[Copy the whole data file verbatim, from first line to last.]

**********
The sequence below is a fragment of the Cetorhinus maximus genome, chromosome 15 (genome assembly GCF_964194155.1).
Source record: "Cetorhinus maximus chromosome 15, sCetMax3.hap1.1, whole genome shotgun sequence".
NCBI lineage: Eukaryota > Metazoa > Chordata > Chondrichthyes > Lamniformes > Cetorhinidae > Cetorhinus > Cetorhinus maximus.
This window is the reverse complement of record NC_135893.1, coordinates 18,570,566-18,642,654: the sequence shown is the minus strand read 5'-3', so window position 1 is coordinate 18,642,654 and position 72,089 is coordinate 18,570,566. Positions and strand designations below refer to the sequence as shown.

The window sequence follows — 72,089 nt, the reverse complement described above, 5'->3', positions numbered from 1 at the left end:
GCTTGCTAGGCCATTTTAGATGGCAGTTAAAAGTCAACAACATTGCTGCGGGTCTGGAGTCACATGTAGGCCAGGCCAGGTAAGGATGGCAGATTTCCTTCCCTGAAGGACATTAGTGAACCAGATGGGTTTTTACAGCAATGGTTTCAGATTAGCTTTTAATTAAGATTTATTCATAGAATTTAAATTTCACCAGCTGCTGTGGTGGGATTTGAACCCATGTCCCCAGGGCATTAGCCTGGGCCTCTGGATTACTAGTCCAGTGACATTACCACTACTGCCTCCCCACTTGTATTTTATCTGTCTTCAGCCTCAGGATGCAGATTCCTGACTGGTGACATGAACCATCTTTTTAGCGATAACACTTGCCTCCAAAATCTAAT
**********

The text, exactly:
The sequence below is a fragment of the Cetorhinus maximus genome, chromosome 15 (genome assembly GCF_964194155.1).
Source record: "Cetorhinus maximus chromosome 15, sCetMax3.hap1.1, whole genome shotgun sequence".
NCBI lineage: Eukaryota > Metazoa > Chordata > Chondrichthyes > Lamniformes > Cetorhinidae > Cetorhinus > Cetorhinus maximus.
This window is the reverse complement of record NC_135893.1, coordinates 18,570,566-18,642,654: the sequence shown is the minus strand read 5'-3', so window position 1 is coordinate 18,642,654 and position 72,089 is coordinate 18,570,566. Positions and strand designations below refer to the sequence as shown.

The window sequence follows — 72,089 nt, the reverse complement described above, 5'->3', positions numbered from 1 at the left end:
GCTTGCTAGGCCATTTTAGATGGCAGTTAAAAGTCAACAACATTGCTGCGGGTCTGGAGTCACATGTAGGCCAGGCCAGGTAAGGATGGCAGATTTCCTTCCCTGAAGGACATTAGTGAACCAGATGGGTTTTTACAGCAATGGTTTCAGATTAGCTTTTAATTAAGATTTATTCATAGAATTTAAATTTCACCAGCTGCTGTGGTGGGATTTGAACCCATGTCCCCAGGGCATTAGCCTGGGCCTCTGGATTACTAGTCCAGTGACATTACCACTACTGCCTCCCCACTTGTATTTTATCTGTCTTCAGCCTCAGGATGCAGATTCCTGACTGGTGACATGAACCATCTTTTTAGCGATAACACTTGCCTCCAAAATCTAAT